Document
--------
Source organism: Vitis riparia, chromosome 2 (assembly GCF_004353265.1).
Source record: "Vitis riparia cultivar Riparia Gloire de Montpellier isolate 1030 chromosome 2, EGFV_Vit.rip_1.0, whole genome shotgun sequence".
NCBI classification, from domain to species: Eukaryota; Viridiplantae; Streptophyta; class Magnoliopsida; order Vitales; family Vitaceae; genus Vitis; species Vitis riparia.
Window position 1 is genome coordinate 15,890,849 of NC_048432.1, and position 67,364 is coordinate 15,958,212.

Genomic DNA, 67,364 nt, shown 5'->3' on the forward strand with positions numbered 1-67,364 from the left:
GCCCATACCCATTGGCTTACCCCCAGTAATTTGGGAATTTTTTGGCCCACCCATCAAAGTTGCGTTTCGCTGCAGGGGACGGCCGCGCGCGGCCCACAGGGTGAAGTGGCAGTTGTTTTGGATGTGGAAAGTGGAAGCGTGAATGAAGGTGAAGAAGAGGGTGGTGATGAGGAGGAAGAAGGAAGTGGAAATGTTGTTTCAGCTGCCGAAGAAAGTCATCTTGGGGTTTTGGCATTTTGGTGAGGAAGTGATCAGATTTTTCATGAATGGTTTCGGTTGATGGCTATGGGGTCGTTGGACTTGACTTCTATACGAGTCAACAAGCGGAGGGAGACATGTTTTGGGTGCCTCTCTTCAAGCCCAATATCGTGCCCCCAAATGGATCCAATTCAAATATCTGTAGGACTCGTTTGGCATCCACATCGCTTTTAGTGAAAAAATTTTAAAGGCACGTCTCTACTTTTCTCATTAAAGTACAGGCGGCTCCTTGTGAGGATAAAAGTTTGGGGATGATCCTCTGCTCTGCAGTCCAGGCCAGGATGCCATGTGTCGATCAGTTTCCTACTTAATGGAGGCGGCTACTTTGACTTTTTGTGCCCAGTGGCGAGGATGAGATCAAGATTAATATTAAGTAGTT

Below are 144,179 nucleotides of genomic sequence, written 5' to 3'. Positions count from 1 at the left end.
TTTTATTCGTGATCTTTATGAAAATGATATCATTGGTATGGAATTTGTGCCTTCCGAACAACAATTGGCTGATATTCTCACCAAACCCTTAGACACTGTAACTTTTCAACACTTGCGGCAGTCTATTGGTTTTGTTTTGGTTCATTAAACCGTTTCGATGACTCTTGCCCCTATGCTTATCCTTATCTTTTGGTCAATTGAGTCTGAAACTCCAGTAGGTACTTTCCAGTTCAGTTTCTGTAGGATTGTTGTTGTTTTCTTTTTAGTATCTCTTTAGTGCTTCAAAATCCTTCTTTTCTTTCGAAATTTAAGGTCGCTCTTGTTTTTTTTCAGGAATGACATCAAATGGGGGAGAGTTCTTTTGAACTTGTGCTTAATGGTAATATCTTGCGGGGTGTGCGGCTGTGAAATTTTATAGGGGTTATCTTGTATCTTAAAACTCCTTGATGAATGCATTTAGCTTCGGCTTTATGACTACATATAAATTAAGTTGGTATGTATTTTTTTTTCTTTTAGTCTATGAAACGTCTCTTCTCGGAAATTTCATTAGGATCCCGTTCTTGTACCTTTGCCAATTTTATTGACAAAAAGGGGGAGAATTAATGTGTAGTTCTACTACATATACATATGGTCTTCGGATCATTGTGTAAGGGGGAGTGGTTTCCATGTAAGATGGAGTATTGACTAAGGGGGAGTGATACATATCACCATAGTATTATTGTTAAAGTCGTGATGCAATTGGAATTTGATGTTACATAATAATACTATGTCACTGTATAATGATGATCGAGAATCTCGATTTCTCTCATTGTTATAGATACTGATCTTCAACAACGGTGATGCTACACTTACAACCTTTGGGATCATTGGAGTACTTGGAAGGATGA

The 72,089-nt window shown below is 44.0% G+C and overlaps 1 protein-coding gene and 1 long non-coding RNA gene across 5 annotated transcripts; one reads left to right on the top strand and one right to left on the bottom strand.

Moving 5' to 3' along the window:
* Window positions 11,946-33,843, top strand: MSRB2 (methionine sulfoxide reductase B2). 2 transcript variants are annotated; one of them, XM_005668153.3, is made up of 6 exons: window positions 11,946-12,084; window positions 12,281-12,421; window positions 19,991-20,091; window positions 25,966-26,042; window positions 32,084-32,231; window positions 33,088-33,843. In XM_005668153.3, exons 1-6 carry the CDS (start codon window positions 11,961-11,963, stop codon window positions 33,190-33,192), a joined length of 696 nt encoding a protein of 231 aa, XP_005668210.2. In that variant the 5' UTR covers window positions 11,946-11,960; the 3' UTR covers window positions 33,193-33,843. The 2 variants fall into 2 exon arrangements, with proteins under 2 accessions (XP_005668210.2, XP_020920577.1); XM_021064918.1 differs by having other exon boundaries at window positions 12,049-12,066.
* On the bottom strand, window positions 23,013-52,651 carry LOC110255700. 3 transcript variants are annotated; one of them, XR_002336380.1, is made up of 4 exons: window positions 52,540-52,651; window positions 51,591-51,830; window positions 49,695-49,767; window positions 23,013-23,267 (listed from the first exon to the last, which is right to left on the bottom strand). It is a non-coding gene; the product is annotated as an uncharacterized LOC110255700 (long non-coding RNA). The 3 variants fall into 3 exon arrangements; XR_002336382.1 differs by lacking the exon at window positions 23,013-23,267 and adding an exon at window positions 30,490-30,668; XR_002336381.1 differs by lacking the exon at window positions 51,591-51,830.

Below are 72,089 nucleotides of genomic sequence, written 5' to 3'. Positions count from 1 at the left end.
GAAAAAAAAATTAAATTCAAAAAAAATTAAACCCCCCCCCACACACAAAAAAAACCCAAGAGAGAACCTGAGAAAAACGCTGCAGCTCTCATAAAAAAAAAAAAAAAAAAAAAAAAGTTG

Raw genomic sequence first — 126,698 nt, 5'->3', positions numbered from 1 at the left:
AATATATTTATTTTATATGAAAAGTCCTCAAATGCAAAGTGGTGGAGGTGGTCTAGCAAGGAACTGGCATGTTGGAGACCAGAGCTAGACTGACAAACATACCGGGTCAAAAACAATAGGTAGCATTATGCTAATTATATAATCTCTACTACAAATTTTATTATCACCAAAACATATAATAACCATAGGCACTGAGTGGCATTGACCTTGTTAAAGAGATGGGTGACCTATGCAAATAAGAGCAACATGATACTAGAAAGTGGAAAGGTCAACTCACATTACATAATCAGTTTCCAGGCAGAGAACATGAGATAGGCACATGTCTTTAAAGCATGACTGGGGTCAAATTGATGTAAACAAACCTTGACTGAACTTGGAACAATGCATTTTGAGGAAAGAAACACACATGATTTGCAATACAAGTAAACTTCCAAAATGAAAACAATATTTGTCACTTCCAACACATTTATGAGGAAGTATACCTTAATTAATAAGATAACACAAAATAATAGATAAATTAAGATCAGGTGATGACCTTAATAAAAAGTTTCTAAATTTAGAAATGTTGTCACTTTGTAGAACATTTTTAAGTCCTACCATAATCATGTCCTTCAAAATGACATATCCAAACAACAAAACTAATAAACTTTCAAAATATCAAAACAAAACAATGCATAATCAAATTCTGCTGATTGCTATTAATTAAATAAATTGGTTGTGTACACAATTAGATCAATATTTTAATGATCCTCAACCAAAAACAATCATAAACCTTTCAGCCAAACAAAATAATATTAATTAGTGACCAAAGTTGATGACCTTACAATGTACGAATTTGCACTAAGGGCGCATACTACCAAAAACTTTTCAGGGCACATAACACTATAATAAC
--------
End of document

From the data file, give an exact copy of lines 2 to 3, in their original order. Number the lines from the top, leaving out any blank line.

Source record: "Vitis riparia cultivar Riparia Gloire de Montpellier isolate 1030 chromosome 2, EGFV_Vit.rip_1.0, whole genome shotgun sequence".
NCBI classification, from domain to species: Eukaryota; Viridiplantae; Streptophyta; class Magnoliopsida; order Vitales; family Vitaceae; genus Vitis; species Vitis riparia.